|Publication number||US7779640 B2|
|Application number||US 11/223,518|
|Publication date||Aug 24, 2010|
|Filing date||Sep 9, 2005|
|Priority date||Sep 9, 2005|
|Also published as||EP1762795A2, EP1762795A3, EP1762795B1, US20070056297|
|Publication number||11223518, 223518, US 7779640 B2, US 7779640B2, US-B2-7779640, US7779640 B2, US7779640B2|
|Inventors||Kenneth D. Price, Robert C. Hon, Julian A. Shrago, Michael C. Barr, Michael H. Kieffer, Michael J. Ramirez|
|Original Assignee||Raytheon Company|
|Export Citation||BiBTeX, EndNote, RefMan|
|Patent Citations (12), Classifications (12), Legal Events (2)|
|External Links: USPTO, USPTO Assignment, Espacenet|
The present invention relates generally to a cryocooler and, more particularly, to a cryocooler implemented to have low vibration.
Cryogenic coolers are used to cool devices, such as an infrared detector of a spacecraft, to cryogenic temperatures between about 40 degrees Kelvin to about 80 degrees Kelvin. For this purpose, a Stirling cycle expander is often used. Such a cryocooler can form part of a multi-stage cryocooler, also termed a two-stage expander, having a Stirling expander and a pulse tube expander. Examples of these systems are disclosed in U.S. Pat. Nos. 5,392,607, 5,412,951, 5,680,768, 6,167,707 and 6,330,800, the disclosures of which are incorporated herein by reference in their entireties.
Conventional cryocoolers include a motor used to drive a piston or displacer. Such motion can result in vibration of the cryocooler that can, in turn, disrupt operation of the cooled item. For example, when the cooled item is an optical detector system, such as a system that includes optics and/or a focal plane array, the performance degradation due to vibration attributable to the cryocooler module can reach unacceptable levels.
Attempts to limit the amount of vibration have included using dual opposed motors with an active vibration feedback and cancellation system. In this arrangement, the motors are placed in opposed orientations such that the moving mass driven by each motor is accelerated in opposite direction using, in an ideal implementation, identical forces. If the system is ideal, the net fore experienced by the cryocooler module would be zero.
Unfortunately, in practice, the dual opposing motor suffers from imperfections and/or inequalities in the motors, moving masses, suspension system stiffness and so forth. As a result, the cryocooler module experiences a non-zero total force and unacceptable levels of vibration can result. Therefore, the dual-opposed motor solution has been supplemented with an active feedback system. In that system, the net vibration output of the cryocooler module is sampled. For instance, load washers are placed in the load path between the cryocooler module and a mounting bracket and the load washers are used to detect the vibration of the cryocooler and provide a corresponding electrical signal. This signal is processed to produce a digital vibration-canceling waveform (or vibration trim signal) that is combined with (i.e., added to) a digital temperature control signal. The combined signal is amplified with a pulse width modulated (PWM) amplifier and the motor is driven in accordance with the amplified, combined signal.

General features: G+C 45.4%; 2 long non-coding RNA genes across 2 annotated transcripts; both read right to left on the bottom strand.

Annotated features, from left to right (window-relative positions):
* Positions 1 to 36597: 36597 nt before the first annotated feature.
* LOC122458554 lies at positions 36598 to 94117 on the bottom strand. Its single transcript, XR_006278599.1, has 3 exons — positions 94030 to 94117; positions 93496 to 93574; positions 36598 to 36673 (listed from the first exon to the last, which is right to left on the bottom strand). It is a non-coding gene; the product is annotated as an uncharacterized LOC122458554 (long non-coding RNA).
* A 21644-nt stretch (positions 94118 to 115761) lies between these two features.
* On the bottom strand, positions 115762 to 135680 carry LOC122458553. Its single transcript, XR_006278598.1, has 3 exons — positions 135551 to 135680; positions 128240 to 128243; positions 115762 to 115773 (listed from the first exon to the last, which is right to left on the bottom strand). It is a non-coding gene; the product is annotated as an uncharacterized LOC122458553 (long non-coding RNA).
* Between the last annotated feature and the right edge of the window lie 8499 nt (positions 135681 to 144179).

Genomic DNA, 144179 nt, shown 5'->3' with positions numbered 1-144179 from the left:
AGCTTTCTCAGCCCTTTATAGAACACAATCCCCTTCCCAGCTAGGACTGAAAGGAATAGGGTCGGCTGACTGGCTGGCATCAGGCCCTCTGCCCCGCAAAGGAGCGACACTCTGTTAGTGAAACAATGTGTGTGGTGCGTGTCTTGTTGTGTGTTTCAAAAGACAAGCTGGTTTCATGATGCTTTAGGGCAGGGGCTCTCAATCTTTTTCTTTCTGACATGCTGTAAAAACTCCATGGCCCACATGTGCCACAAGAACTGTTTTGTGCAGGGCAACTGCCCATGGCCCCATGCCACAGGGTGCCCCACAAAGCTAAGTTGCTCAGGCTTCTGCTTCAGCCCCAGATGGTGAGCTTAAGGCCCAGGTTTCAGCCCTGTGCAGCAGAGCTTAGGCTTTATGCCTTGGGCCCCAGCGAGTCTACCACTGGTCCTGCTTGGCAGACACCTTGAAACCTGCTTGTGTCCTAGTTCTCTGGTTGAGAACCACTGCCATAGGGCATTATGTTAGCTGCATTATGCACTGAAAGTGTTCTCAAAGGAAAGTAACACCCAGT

The foregoing feedback control solution is limited by the minimum motor current that can be commanded as determined by the least significant bit available from the processor/servo loop. More particularly, the trim signal is much smaller in magnitude than the temperature control signal, which represents the motor's main drive parameter. Since the signal path leading to the main drive amplifier is of limited resolution, the relatively small trim signal is represented at best by a few of the combined signal's least significant bits. Therefore, the trim signal component of the signal delivered to the amplifier is very “rough” and an upper limit of its effectiveness to counter vibration is quickly encountered since the force required for vibration cancellation is smaller that what can be accurately represented in the signal path leading to the drive amplifier. For example, if the desired motor current is represented at the input to the amplifier as a twelve bit signal, the maximum possible number of discrete steps is 4096. If the maximum current for the example is ten amperes, then the current resolution that can be applied to the motor is 2.44 mA. If the typical force constant for the motor in the example is fourteen Newtons per Ampere (N/A), then the force resolution is about 34.16 milliNewtons (mN) (i.e., 2.44 mA times 14 N/A equals 0.03416 Newtons). As a result, vibration cannot be effectively controlled with any finer resolution than changing the force in steps of about 34 mN.